Saturday, June 27, 2009

Guilt, Shame, and Other Ineffective Motivators

Let me get this right out in front. Food addiction is not sin. Glorying in it is. Flaunting it is. Refusing to do anything about it is.

Using willpower doesn't work for long except in very anal people, which I am not. For most of us, this is the thorn in the flesh that God refuses to remove, despite ernest prayer and pleas. Different methods work for different people, but having people guilt you, shame you, humiliate you, preach at you, quote Bible verses to you, tell you you just need willpower, or to pray harder, doesn't work. In fact, most of these things backfire, cause even more guilt and shame than we already carry, and drive us deeper into the food.

Scientists are working on drugs that work on those addiction centers of the brain that control the cravings for over-eating as well as other addictions. This is a brain-based disease and most of us can trace the cravings back to early childhood whether our bodies reflected the disorder or not.

Most of us have fought long and hard to contain the cravings. Yet the disease grows along with our hopelessness. We lose weight only to regain it with interest.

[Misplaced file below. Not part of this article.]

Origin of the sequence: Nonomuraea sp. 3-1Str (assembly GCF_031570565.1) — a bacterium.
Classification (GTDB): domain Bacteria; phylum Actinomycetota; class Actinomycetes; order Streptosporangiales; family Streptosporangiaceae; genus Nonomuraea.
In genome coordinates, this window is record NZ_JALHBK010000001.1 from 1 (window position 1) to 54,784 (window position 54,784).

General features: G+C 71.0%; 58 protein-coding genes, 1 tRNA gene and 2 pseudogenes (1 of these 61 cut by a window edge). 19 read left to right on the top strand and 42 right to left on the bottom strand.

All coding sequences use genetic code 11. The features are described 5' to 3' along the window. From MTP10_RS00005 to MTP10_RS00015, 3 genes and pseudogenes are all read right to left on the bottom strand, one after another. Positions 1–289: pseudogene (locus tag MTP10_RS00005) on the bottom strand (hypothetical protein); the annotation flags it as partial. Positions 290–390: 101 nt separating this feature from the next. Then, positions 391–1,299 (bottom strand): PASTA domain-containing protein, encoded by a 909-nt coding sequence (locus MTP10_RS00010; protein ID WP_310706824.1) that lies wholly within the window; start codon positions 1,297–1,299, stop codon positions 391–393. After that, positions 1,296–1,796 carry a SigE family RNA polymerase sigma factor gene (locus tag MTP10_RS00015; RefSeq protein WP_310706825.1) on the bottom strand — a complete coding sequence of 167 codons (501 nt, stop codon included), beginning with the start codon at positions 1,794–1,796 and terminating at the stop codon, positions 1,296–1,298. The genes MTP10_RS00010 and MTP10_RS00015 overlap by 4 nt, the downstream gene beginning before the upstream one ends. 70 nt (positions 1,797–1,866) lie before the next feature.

In addition to the cravings for the substance itself, food is a proven numbing medication for issues like sexual and physical abuse, service to others at the expense of taking care of ourselves, stuffing our feelings and not speaking up for ourselves, depression, and in my case I would add, ADHD.

For me, food helps me concentrate and sit still. The restlessness that overwhelms me, the stillness and concentration that society and social convention require from me are brought under control with food--especially chocolate.

This is the only addiction that requires you to indulge it 3x a day. We can't live with food and we can't live without it.

Don't judge us. Don't give us advice. Pray for us. Love us. Accept us the way we are. This is a disease of silence. but our bodies speak louder than our words. Encourage us to break our silence, to talk about the pain of our condition--which is the human condition, under which all creation groans, waiting for that final redemption.